Gov. Tomblin vetoes concealed carry bill citing public safety concerns

CHARLESTON, W.Va. — Permits will still be required to carry concealed guns in West Virginia. On Friday, Gov. Earl Ray Tomblin vetoed SB 347 which would have ended the mandate currently in state law requiring anyone over the age of 21 to have a permit to legally carry a gun that’s not visible.

“We’ve got to put public safety first,” Tomblin said of his decision on Friday’s MetroNews “Talkline.”

In his veto message to lawmakers, Tomblin said “Law enforcement officers throughout the state have voiced overwhelming opposition to this bill. In light of their concerns and in the interest of public safety, I believe a veto is appropriate.”

The House passed the bill 71-29 while the Senate gave final approval to it with a 30-4 vote during the 2015 Regular Legislative Session despite opposition from law enforcement officers throughout the Mountain State.

Supporters had argued the permit requirement, which includes mandated training and $100 fees, treads on 2nd Amendment rights.

“There comes a time when you’ve got to make a decision and it’s one that, even since the bill’s passed, I’ve had a lot of legislators call me and urge me to veto the bill,” Tomblin said.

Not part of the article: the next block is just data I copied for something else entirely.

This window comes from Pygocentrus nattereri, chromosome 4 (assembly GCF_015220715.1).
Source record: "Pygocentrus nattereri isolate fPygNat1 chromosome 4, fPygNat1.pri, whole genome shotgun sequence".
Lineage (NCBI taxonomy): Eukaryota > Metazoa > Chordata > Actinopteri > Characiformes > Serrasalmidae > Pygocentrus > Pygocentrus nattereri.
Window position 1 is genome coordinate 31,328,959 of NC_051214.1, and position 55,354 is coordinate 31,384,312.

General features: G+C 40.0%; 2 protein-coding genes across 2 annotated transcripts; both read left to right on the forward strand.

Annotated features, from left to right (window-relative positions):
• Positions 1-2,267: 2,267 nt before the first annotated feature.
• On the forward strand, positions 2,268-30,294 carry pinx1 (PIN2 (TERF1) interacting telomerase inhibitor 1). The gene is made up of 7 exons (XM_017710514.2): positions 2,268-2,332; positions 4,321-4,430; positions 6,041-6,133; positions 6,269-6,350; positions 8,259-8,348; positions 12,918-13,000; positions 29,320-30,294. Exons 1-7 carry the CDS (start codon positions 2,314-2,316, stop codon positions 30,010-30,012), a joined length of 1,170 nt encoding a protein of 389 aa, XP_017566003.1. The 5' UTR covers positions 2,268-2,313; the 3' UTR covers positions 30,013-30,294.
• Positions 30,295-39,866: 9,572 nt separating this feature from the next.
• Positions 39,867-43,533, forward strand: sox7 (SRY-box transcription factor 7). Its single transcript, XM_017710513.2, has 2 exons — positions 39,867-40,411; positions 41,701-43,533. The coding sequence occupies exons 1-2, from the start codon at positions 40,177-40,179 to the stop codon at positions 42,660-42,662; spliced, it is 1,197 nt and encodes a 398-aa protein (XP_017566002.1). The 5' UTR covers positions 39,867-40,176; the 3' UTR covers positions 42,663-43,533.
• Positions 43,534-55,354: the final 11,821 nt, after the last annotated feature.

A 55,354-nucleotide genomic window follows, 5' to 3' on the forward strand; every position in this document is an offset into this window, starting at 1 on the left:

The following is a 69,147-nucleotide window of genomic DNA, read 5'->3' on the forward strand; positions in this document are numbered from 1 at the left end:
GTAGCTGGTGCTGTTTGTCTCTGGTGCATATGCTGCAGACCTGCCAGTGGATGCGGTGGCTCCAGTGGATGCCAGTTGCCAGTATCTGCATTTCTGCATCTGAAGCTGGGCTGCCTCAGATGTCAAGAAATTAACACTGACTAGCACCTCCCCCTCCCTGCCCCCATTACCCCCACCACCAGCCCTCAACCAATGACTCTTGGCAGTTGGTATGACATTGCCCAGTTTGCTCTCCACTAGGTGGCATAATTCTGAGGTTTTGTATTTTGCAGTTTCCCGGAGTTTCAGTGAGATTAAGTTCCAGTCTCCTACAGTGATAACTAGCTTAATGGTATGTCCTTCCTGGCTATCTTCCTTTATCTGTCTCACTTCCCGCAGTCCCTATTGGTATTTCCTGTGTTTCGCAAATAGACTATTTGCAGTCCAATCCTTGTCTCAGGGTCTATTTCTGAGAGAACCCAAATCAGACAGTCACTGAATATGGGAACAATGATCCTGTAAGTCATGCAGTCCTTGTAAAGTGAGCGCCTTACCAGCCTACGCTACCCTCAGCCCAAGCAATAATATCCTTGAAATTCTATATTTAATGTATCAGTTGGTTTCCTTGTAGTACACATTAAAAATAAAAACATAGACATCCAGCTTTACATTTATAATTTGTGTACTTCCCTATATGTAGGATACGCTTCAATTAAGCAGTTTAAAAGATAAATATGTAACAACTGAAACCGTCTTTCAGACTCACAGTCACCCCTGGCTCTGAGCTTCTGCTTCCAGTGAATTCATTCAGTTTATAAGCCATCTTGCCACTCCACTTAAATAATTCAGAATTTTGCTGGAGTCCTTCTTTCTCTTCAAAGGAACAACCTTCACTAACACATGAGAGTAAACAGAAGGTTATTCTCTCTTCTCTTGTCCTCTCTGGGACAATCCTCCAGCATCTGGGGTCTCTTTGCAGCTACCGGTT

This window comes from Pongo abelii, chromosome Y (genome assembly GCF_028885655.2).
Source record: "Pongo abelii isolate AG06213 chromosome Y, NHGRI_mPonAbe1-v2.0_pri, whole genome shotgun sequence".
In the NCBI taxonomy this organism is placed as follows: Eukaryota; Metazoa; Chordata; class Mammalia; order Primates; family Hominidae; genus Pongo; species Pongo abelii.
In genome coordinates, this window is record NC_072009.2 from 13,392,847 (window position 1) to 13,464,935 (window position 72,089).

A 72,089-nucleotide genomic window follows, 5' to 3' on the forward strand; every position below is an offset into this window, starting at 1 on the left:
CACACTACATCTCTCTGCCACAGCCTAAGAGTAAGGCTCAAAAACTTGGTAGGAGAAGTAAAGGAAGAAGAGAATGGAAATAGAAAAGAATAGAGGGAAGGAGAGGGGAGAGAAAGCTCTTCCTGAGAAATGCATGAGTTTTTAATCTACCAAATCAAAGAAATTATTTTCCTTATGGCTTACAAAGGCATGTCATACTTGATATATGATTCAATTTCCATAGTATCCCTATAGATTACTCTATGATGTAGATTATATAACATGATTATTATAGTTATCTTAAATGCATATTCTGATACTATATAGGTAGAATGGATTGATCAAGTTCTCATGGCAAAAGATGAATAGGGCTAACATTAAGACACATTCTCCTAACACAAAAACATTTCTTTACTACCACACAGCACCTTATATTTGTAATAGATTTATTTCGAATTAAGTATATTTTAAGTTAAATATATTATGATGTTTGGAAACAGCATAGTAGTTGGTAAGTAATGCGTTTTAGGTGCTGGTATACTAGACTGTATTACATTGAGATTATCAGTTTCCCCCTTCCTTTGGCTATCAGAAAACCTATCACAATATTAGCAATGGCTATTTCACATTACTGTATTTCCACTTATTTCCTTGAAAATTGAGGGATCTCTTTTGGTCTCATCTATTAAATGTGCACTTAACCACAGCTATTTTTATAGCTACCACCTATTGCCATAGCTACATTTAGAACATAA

“Even though the numbers may have said one thing on the board, I think there’s different feelings among the legislators when it comes down to actually signing the bill into law or vetoing the bill.”

Del. Mike Folk (R-Berkeley, 63) said Tomblin should have signed the bill. He dismissed claims that it would have put law enforcement officers at risk. “They assume (already) that every person is armed, so the safety issue is not a good argument,” Folk said.

He is promising to bring the proposal up again during next year’s Regular Legislative Session.

“We’ll do it again next year and we’ll make sure we do it early enough that he can veto it next year and the same thing that happened with the pain capable bill will happen with this bill,” Folk said, referencing this year’s legislative override of Gov. Tomblin’s veto of the bill that would have banned abortions in West Virginia after 20 weeks.

Del. Rupie Phillips (D-Logan, 24) supported the legislation in the House of Delegates and promised to do so again.

“We spent a lot of time on this issue and I hate that we’re going to have to spend time again on it at the beginning of next year’s session,” Phillips said.

Monongalia County Sheriff Al Kisner, vice president of the West Virginia Sheriffs’ Association, applauded Tomblin’s decision.  “I think we need more time to sit down, with everybody at the table, and decide what we all can live with and what we can live without,” said Kisner.

Guns can still legally be carried openly without a permit in West Virginia.

Currently, four states do not require permits for concealed carry.

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